Rule for Distri~
262
263
ill
All~
Int:er-Det-" 1111
264
273
CHAPTEaa
cc~pany Mt,,'."'"
':-:_-pes of C';UFli!iit ,I:.
"
"'
,
"
,
,
,
of'"
284
:onn4tionof~
284
285
Certifialle
!\i~anchaa.A
",, ., , , , ,.,
, 193
.... 194
... 194
..... 195
...." 197
........ 198
........ 199
.,
200
"
205
. ,. ,."""._
. ,........._
".,,,,,,,._
"......._
".".,,_
....,.,..__
219
219
220
220
221
221
"...,,,_ ,222
. . . . " '_
223
"'..."'_....243
.........__...244
,.. . . " ,.,._ 245
Partnership Agreement
Adjustment in Partnership Accounts
Admission of a Partner
Revaluation of Partnership Assets
Admission of a Partner Goodwill
Methods of Valuing Goodwill in Partnership
Methods of Dealing with Goodwill on Admission of a new
Partner
~
Retirement of a Partner
Amalgamation of Partnership Business
Partners' Cash/Bank Account
Dissolution of Partnership
Rule for Distribution of Assets on Dissolution
, 286
289
302
302
307
, 309
311
313
318
320
324
326
CHAPTER 18
Joint Venture Accounting
Nature of Joint Ventures
Main Characteristics
Accounting Procedure
336
336
336
337
CHAPTER 19
Conversion of a Partnership Business to a Limited Liability
Company ,
Accounting Procedures and Entries for the Conversion
349
349
CHAPTER 20
Departmental Accounts '"""
Allotment of Indirect Expenses ···..·..·
Inter-Departmental Transfers ., .. ,,,,.,
379
379
380
........,_., 252
. ", ,.__._.262
,.,., _263
,
,
" "__264
,
",
",.., , ,.__ 273
,,,,.,.,,.284
""".."'". "'""",
284
, ,. , . , , , , , , . , , ..,285
CHAPTER 21
Company Accounts
,
Types of Companies
Formation of Company
"
Certificate of Incorporation "
Memorandum of Association
"
,
"
·..·
v
"' "'
390
, 392
,394
395
395
The Articles d , '
.,396
The Statutory D u , 3 9 7 Share Capital.......................
.
.J97
The Issue of Shares
,
......400
Shares issued at a Premium
.
,.,
405
Calls
, ,..,
418
Calls ill Advance
418
Calls in Arrear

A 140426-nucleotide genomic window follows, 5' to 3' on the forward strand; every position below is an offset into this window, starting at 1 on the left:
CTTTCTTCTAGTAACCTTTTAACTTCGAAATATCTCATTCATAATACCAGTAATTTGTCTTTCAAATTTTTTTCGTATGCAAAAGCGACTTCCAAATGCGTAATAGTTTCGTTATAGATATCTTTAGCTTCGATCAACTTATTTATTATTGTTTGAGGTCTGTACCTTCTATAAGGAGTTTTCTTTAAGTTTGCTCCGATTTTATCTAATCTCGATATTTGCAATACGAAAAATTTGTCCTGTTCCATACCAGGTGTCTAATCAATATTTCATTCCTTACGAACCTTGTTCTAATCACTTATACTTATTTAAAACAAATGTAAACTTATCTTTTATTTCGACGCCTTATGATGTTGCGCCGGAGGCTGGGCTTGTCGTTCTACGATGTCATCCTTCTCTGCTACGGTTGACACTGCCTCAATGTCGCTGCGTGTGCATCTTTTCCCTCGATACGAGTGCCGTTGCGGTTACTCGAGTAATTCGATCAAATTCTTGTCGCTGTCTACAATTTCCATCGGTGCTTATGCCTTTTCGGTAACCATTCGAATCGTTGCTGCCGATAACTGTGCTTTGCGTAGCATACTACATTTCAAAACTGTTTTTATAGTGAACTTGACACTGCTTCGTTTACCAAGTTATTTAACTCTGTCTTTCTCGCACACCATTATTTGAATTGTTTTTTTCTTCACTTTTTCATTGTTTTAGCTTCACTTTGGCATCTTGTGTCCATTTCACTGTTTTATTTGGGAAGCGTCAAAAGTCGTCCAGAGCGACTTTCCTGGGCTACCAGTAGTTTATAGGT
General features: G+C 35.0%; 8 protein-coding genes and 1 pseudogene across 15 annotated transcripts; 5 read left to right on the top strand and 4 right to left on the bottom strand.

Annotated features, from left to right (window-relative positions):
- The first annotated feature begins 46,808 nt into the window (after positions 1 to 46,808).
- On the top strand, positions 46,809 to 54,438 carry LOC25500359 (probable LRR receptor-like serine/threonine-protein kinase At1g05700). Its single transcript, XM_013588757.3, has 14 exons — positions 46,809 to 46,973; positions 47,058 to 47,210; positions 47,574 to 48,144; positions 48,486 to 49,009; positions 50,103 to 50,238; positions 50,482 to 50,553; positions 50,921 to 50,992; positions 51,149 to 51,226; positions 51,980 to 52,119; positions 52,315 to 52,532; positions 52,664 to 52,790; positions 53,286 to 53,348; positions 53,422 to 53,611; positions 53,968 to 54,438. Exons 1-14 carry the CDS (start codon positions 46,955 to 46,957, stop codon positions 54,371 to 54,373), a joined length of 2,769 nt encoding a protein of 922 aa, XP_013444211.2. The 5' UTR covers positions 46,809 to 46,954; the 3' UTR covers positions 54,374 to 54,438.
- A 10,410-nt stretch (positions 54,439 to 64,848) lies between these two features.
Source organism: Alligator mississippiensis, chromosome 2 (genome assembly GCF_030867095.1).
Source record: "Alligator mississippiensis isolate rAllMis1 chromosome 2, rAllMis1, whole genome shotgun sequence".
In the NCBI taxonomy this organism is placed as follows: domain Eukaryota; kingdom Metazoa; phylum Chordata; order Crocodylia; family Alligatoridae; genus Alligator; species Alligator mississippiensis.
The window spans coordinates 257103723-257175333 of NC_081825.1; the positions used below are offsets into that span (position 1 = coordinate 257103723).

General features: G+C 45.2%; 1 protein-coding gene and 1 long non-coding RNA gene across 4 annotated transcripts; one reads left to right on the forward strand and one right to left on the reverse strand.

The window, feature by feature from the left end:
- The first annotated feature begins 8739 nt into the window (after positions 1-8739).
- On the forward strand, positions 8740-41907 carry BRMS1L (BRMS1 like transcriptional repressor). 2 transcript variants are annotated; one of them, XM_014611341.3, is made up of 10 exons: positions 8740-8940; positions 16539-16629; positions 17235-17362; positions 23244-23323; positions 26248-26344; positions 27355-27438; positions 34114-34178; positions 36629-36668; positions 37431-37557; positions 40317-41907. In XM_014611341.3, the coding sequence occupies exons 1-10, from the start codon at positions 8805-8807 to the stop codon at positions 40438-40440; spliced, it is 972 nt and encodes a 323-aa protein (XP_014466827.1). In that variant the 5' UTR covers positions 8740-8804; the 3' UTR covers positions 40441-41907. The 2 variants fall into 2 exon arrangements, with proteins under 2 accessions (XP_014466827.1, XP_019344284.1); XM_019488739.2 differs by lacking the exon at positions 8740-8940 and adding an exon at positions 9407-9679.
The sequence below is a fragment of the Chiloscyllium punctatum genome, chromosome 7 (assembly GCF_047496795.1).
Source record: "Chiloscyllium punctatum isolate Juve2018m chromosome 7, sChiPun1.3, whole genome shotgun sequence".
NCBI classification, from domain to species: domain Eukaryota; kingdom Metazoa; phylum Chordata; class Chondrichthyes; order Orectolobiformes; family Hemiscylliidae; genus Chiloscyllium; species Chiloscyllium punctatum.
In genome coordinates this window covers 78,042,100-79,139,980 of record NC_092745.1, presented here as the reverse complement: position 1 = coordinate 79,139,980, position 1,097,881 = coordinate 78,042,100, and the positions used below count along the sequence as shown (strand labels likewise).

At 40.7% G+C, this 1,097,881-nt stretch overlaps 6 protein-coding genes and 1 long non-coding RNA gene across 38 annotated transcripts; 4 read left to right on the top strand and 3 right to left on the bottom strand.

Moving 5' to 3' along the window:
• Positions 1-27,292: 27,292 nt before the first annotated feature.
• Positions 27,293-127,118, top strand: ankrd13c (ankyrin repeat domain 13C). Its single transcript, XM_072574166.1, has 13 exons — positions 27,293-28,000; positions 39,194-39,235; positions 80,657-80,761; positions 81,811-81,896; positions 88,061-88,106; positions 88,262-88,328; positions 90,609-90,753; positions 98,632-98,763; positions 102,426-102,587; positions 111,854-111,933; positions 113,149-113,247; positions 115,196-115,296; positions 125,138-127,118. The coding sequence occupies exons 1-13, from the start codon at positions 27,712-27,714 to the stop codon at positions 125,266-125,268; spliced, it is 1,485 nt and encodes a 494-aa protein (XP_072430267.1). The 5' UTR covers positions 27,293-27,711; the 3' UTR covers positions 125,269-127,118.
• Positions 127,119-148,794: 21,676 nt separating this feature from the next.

418
Forfeiture of Shares
419
Debentures
4·26
Final Accounts of Limited Companies
427
The Balance Sheet
430
Cash flow Stat.!::!!
Preparaticr. lQ,r ill
Statement ot 50~
Sources of \~iIJ\8
PreparationlolE:fI
Index .....--"..,,"""""
CHAPTER 22
Limited Liability Companies: Preparation of Final Accounts
for Publication
443
Published Balance Sheets
444
Profit & Loss Accounts of Companies
.,447
Directors Report
448
CHAPTER 23
Financial Statement Analysis
Financial Ratio Analysis
Standards of Comparison
Liquidity Ratios
Liquidity Receivables
Debt Ratios
Coverage Ratios
Profitability Ratios
Ratios that Relate Profit to Investment
Uses and Limitations of Ratio Analysis
CHAPTER 24
Funds Flow Statements
The Furpose of Funds Statement
Thee .." ',lvcptional Funds Statc.nents
vi
-------
-~--
~
.458
458
459
460
461
463
463
465
.,466
.467
..484
.,
485
..l86
·:ilIlli:.
,'.'~~,,~:'\
11.
"
..
.,
.l~
"196
"197
397
AOO
.... 405
""""".. .,_ 418
"",.",,,.,,.,__ ,418
CashfIowStatements
Preparation of a Cash Flow Statement
Statement of Source and Application of Funds
Sources of Working Capital
Preparation of Funds Flow Statements
Index
,
, ,
''''''''''''''''''_'_'.,.418
. """",,-·--..419
""""""..-_.426
. ".·. _.· -427
,,,,,,,,,,.,_.430
IIIIds
"""",._443
".",,,_444
",.,,,,,.,-447
"""",,-448
,·,,-458
"""",••...........458
.•"""".",."..459
,,,,,,,,,,,,,,,,.,,,.460
".""""""",.",,461
""".".",,,.,,,,,,463
"",,,.,,,,,,,,,,,,,:463
, , , , , ,..,,,,,,,,465
",,,,,,,,,,,,,,,,,,,,466
"",,,,,,,,,,,..,,,467
""', .... ~.""-::
,
,
48-:­
496
.492
494
..496
,
507
PREFACE
Financial Accounting 1 is designed for USi: :.:' 3. first year
accounting course at the polytechnic and university iev e. it describe
the fundamental concepts and principles that underbe accounting
information, shows how accounting data are accurr.u.ated, and
initiates the student into the following specific objectives
1.
2.
3.
Developing a general understanding of financial reports and
analyses that students will find useful in their personal affairs
regardless of their fields of specialization.
Providing a strong foundation for subsequent courses in
. finance and general business, and
Initiating the course work leading to a career in accounting.
The concepts and principles that guide financial accounting